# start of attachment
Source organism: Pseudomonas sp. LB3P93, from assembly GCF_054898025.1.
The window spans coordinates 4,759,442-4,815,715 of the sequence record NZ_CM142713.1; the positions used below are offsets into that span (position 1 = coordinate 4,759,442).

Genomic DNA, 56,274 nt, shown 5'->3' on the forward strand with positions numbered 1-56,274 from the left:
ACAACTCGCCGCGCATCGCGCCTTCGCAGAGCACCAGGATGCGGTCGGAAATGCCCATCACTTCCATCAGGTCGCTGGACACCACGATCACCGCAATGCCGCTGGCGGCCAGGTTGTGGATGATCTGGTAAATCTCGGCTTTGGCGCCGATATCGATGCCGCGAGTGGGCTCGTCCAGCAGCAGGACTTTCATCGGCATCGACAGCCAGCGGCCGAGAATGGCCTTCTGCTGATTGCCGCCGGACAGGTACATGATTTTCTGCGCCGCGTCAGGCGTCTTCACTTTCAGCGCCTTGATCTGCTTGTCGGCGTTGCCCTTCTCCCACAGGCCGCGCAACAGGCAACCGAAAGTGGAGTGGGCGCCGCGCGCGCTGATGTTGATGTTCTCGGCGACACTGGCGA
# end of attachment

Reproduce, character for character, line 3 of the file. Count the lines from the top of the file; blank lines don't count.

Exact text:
Genomic DNA, 56,274 nt, shown 5'->3' on the forward strand with positions numbered 1-56,274 from the left: